Holten, Netherlands It was a day for passing the torch, and Conal Slobodin accepted the challenge. So did Koen Gruyters, Andy Meester, Robin Levy, Tom Isenor and dozens of other young people eager to honour what Canadian soldiers did six decades ago.
A day after the glittering ceremony that kicked off a week of Victory in Europe activities leading up to Sunday, the event staged yesterday was decidedly more cozy. No royalty was on hand, and the stars of the show were young people, not ambassadors, politicians or generals.
It was homespun simplicity itself. Dutch schoolchildren read poems and placed flowers on the graves of the 1,355 men who are buried in the cemetery at Holten, in the middle of a forest where Canadians and Germans fought a 12-hour house-to-house battle on April 8, 1945.
Not to be outdone, young Canadians sang songs and showed off their new-found appreciation for the sacrifices made by the men old enough to be their great-grandparents.
Mr. Slobodin, a 17-year-old Grade 11 student from Whitehorse, talked quietly about what he had learned in researching the life and death of Frederick Cheverie, a sapper with the Corps of Royal Canadian Engineers who died while carrying a land mine 11 days after V-E Day.
Ms. Levy, 16, from Mississauga, Ont., outlined the life of Mac Smith, a captain in the Argyll and Sutherland Highlanders of Canada, who was killed crossing the Ems River in Germany a month before V-E Day. Mr. Isenor, a 17-year-old from Grand Forks, B.C., spoke about his research into Billy Boltz, a private with the Seaforth Highlanders of Canada who died when hit by a shell on April 12, 1945.
All three teenagers, members of a 13-member youth delegation to the Netherlands, choked up as they spoke and hugged each other tightly when they were done. The tears came as something of surprise to Mr. Isenor.
"When I was writing this, I thought it was ridiculous. I don't even know this guy," he said, moments after catching his first sight of Private Boltz's grave and laying an old photograph at its marker. "But, now, there he is."
The same magic was working on Ms. Levy. "I've gotten to know this person," she said as she pointed at Captain Smith's grave. "I get really emotional because you feel like you knew them, that you met them."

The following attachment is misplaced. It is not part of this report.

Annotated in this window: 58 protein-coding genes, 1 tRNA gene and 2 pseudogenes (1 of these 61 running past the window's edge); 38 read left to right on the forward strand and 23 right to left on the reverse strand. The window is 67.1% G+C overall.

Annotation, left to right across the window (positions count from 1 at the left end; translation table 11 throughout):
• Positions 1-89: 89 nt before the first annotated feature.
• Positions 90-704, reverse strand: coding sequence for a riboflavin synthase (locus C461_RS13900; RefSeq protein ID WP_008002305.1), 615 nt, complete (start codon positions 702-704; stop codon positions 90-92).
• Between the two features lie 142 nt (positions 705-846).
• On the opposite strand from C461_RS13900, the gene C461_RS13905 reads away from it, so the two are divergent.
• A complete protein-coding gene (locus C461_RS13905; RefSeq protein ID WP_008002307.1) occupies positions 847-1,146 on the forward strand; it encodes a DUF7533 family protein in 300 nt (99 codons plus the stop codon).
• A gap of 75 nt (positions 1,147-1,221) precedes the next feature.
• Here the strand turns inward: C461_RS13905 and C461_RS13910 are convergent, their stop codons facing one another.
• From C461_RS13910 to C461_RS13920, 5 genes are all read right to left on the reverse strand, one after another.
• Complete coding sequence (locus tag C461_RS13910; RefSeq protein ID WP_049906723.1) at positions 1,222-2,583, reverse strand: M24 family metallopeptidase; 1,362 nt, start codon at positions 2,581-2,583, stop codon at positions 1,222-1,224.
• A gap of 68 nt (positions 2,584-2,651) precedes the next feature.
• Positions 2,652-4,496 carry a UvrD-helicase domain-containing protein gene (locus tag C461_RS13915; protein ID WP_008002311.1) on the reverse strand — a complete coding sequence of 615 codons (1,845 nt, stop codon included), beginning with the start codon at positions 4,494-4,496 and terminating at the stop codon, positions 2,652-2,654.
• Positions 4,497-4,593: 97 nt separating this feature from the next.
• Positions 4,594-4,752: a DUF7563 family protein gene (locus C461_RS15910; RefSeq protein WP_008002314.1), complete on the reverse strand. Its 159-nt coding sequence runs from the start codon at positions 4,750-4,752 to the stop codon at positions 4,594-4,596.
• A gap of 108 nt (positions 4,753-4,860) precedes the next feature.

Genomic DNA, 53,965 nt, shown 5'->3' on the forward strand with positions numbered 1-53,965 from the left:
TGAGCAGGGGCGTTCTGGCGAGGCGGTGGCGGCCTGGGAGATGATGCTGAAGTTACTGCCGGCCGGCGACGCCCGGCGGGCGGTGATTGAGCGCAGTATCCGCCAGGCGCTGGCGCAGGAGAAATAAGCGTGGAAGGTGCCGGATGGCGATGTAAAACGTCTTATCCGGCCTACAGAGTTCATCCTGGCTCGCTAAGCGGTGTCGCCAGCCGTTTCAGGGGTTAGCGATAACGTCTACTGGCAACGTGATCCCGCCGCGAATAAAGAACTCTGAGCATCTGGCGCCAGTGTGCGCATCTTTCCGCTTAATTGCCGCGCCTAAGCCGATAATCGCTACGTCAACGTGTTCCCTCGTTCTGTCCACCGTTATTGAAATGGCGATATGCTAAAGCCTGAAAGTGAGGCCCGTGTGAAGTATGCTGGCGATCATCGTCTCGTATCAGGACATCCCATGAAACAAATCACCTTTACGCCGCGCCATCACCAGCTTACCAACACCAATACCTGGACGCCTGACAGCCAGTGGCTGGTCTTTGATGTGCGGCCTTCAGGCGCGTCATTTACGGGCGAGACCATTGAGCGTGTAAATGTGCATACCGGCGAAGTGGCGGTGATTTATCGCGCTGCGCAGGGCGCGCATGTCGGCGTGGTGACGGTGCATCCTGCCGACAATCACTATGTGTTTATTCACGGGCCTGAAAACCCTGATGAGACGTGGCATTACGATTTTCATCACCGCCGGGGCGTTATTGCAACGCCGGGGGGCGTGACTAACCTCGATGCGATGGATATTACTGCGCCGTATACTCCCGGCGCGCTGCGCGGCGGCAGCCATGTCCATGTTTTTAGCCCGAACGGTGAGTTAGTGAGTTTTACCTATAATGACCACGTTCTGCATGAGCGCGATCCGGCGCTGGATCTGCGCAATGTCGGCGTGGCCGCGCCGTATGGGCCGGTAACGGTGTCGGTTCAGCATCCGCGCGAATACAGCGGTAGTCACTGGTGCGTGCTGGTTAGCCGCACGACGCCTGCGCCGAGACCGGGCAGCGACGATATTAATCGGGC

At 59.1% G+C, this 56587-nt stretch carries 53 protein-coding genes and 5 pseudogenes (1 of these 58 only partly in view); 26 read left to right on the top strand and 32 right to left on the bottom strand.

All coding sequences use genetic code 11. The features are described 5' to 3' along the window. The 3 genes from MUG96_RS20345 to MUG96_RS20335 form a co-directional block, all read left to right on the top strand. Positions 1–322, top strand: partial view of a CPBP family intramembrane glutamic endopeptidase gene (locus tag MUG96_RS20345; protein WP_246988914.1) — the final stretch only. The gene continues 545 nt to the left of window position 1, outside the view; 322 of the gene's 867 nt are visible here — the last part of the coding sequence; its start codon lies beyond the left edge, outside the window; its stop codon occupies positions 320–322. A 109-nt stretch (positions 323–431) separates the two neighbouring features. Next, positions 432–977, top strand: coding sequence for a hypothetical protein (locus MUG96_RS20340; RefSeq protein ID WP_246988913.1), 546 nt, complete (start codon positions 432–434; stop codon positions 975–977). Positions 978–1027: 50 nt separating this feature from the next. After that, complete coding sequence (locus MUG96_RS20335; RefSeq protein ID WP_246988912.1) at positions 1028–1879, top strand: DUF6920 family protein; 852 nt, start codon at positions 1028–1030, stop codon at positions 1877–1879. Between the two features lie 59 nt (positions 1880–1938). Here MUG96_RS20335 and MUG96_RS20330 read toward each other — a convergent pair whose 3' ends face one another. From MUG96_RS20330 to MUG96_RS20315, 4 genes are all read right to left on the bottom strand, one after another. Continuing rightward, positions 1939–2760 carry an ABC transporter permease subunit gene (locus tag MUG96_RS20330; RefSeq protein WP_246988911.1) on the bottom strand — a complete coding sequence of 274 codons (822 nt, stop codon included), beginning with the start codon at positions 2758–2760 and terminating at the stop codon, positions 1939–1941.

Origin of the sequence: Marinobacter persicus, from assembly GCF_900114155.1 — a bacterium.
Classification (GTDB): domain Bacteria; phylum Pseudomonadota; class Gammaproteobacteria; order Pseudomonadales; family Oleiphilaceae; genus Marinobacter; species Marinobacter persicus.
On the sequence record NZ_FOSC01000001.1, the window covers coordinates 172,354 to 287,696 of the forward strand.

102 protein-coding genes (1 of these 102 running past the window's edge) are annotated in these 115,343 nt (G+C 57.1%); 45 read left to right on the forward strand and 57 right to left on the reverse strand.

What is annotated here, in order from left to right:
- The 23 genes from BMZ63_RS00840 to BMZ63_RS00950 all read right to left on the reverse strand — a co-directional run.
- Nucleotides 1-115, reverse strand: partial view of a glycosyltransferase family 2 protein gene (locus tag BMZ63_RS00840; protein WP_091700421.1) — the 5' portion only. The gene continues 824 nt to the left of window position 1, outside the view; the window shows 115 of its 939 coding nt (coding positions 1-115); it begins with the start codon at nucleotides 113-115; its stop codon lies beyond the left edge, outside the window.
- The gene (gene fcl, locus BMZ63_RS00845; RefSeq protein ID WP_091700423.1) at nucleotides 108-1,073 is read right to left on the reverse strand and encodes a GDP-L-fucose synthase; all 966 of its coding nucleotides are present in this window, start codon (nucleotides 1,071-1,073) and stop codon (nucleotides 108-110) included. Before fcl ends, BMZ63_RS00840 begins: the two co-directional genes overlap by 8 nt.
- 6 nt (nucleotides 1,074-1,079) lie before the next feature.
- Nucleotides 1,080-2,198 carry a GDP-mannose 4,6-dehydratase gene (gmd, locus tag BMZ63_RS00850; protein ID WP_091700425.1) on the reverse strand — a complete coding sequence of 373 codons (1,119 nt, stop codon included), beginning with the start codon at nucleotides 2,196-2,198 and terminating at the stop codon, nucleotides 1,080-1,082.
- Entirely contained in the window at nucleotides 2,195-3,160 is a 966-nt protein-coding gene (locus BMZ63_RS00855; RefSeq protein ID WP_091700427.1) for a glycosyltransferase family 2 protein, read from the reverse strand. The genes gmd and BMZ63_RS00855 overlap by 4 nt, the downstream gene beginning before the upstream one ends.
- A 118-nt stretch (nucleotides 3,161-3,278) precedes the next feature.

That was the point of the exercise, according to the Veterans' Affair official leading the youth delegation.
"They find out they [the soldiers] were no different than they are," Jim Johnston said. "They played hockey, they played baseball, they went to school dances, they had girlfriends, they had hopes and dreams for their futures."
But everyone -- Canadian youths and veterans alike -- recognized that they were only catching up to the Dutch in commemorating the 7,600 Canadians who died while freeing the Netherlands from five years of brutal Nazi rule.
The Holten cemetery is a prime example. It's an official Canadian war cemetery, but the 9,000 people in the town nearby take a proprietary view of it.
Schoolchildren help tend the graves and they light a candle at each one every Christmas Eve.
Yesterday's commemoration of the liberation of the Netherlands, attended by 6,000 people, was organized by the community in the hopes that a new generation would take up the task of ensuring that the valour of the Canadians and the lessons of the Second World War are not forgotten.
It was an exhortation not lost on 11-year-old Koen Gruyters or his classmate, Andy Meester, 12.
Both had given up a precious day of their weeklong holiday that celebrates V-E Day and the birthday of Queen Beatrix to attend yesterday's ceremony. Koen, who studied Canada's role in the war, had no second thoughts about making the effort.
"It's a very special day," he said. "They gave us our freedom."
The two boys joined more than 250 of their fellow pupils from the local elementary school in placing a narcissus on each grave and in handing out special "Fifth of May" bread rolls to the Canadian veterans to mark the day the Germans were defeated.
A Dutch Air Force helicopter also dropped poppies on the crowd as it hovered 50 metres overhead.
The sincerity of the Dutch gratitude did not go unappreciated.
"The legacy of the Canadians who fought here can be found in the smile of a Dutch child, just as it was 60 years ago when they cheered on the end of the war," said Senator Art Eggleton, who was pinch-hitting for Veterans Affairs Minister Albina Guarnieri.
Morley Bogues of Regina, an 81-year-old former private in the South Saskatchewan Regiment, spoke of "a swelling in my throat, huge tears in my eyes" as he watched the young people pledge to remember the war.
"It just blows you away," he said.
Ralph Kearney, who was a trooper in the Ontario Regiment, was asked whether he thought the legacy of his generation will live in memory after its members had died.
"I would hope so," the 81-year-old said. "That's all you can."
For his part, Mr. Slobodin said he has been cured of thinking that "passing the torch" is just a cliché.
"Frederick Cheverie is just one of the millions of people who died to prevent what could happen in the future," he said of the dead soldier he grew to admire.
"You can't forget that."